Saturday, June 09, 2007
as i go forward (part two of two)
If you have built castles in the air, your work need not be lost; that is where they should be. Now put the foundations under them.—Thoreau
Now that we’re into June, more and more graduation 2007 photos circulate. I love seeing the familiar black robes on my friends, love sending my congratulations, like browsing the graduation displays at bookstores and gift stores. It’s been a year of being an alum (alumna?), and I’m realizing just how much has happened since last May. It’s been a full year!
As I write this, Mom is at the same Wheaton writer’s conference that I attended with her last June. That’s how this Year of Writing kicked off—a four-day conference on writing and publishing. And after that, months of working at a nearby bookstore; months of trying to balance being a writer, being a bookstore employee, and being a long-distance friend; months of otherwise organizing this new lifestyle.
We traveled (a lot!): to Nashville and Nebraska, back to Calvin, and even to Bermuda. I battled pneumonia (and still battle it, some days), and we completely redid our bathroom. And the knitting! I’ve made plenty of blankets and leg warmers this year . . . and I just began a plum-colored sweater that I hope to finish before cold weather comes again.
And then, the writing. Last November, I tried the one-month-novel challenge, something that I still have mixed feelings about. Two days ago, I reread that draft from start to finish—chockfull of clichéd prose, but with a few surprising plot twists (surprising to me, at least!) and a very few good lines.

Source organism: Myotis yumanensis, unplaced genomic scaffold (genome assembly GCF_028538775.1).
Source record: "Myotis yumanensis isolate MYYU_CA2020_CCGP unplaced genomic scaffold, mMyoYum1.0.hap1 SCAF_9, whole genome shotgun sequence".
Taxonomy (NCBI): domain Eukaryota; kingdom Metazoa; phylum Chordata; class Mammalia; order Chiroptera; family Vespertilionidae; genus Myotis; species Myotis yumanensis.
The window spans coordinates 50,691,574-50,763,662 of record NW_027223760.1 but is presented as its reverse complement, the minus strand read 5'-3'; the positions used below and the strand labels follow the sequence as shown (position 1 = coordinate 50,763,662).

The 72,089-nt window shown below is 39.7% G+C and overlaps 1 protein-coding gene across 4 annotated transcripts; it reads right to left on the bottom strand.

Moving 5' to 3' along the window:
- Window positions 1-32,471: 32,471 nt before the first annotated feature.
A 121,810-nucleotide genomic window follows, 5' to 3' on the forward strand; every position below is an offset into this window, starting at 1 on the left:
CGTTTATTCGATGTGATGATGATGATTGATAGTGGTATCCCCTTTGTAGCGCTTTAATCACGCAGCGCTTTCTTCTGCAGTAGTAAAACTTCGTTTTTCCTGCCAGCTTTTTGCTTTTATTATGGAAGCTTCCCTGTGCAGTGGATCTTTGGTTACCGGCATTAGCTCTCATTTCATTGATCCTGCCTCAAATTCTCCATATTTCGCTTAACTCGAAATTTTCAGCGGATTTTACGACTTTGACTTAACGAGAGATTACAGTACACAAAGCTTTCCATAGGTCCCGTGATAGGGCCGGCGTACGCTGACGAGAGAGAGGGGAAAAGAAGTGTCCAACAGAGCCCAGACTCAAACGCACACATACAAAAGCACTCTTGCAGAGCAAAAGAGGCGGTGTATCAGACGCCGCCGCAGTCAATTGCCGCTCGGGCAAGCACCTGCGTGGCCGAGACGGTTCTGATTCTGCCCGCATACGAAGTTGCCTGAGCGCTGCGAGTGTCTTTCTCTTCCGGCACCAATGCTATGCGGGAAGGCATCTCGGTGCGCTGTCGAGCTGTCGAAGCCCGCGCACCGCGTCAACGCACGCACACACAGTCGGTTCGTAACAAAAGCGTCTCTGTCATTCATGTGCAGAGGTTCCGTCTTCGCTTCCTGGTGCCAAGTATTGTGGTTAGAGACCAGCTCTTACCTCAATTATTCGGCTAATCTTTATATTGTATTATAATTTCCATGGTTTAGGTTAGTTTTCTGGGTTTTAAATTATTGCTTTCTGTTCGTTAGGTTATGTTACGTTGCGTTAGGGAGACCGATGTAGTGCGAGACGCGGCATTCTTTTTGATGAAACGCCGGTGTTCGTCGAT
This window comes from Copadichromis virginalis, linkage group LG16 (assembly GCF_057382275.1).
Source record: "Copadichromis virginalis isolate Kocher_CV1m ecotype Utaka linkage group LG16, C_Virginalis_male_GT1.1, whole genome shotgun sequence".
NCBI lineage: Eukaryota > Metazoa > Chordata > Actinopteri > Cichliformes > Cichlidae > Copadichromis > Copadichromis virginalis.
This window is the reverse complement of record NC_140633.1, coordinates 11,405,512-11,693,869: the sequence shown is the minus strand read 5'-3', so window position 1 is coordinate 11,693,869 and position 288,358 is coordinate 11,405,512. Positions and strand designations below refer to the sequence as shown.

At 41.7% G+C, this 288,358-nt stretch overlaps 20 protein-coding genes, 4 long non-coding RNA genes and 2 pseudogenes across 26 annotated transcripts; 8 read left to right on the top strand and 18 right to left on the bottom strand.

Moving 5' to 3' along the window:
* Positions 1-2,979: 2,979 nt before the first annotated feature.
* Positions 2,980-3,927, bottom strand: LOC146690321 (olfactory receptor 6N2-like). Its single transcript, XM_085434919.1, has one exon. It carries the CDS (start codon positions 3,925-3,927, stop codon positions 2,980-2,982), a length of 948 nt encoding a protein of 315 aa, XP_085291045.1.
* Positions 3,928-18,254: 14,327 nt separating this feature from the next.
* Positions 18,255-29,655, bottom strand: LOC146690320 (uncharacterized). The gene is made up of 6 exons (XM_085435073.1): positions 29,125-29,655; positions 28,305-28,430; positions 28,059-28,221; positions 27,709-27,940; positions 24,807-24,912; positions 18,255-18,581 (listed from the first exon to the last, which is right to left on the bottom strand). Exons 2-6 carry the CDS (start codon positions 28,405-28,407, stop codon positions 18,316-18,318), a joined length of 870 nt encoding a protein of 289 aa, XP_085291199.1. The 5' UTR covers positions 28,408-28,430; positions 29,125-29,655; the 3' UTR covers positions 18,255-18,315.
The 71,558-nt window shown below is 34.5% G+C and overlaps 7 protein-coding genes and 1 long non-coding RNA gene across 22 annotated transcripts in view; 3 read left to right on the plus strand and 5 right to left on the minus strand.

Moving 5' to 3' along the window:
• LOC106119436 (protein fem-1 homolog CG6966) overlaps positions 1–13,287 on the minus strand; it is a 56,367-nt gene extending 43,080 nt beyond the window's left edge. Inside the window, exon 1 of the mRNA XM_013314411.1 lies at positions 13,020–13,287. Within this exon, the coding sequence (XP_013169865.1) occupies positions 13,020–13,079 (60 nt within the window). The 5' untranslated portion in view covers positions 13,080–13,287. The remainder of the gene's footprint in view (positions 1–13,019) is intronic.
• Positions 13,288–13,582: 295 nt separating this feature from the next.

The New York SCBWI conference in February was another writing highlight—inspiring, yes, but it also shapes the rest of this year. I’m still aiming to have a complete manuscript by early December—a goal that sounds more and more difficult as the weeks slip past, but I try not to think about that. I plan to start my second draft of the novel on June 18—I’ll keep you posted!
I’ve read wagonloads of fiction, even some non-fiction, and plenty of books on writers and writing. And then I’ve written. Scores of new files crowd my computer, pages of notes, new ideas, short story drafts, even the occasional poem. It’s been a full year.
One of the hardest things for me to accept is the shift in identity. After years of formally identifying myself as a student, now I look at that line on official forms and wince.
Well, what am I? A writer? (Will they ask, “Oh, and what have you written?” At which point my mind goes blank…) Self-employed? Unemployed? Crazy? Lazy?
Because despite everything I’ve read and done, it’s still hard to think of myself as a Writer, period. In my brain, it sounds like “Kid dressing in writer-ish clothes deceives self and others,” or “Young person scribbles sometimes; forgets book mostly.” “Would rather knit than write.” “Rarely brilliant—not what we’d hoped.”
I tell myself that I would like the comfort of a job description, that maybe the permanence of a boss would better shape these days. I get anxious, always looking over my shoulder, hoping that I’m doing this right… whatever that means.
Ah, but there’s grace here, too, if I let myself see it. How many people get a chance at living their dreams? Because when I was six and dragging around a spiral notebook, filling it with stories and drawings, I didn’t think I’d get a chance at living this way. (Actually, I didn’t think I’d ever be anything but six years old. Hm.) And now, at twenty-two, I’m still dragging around my stories, only they’re in file folders and plotting notebooks, as I try to create scenes (literary, not disruptive) and daily get better at this.
I can’t see what’s ahead for next year. I feel like there’s a big hold on my life, God-ordained. For now, I’m to stay here, to be disciplined about putting down one word after another and another. Always watching, Israelite-like, to see when the cloud lifts from the tabernacle, and then following to wherever he leads. He’ll have to take it from here.—jl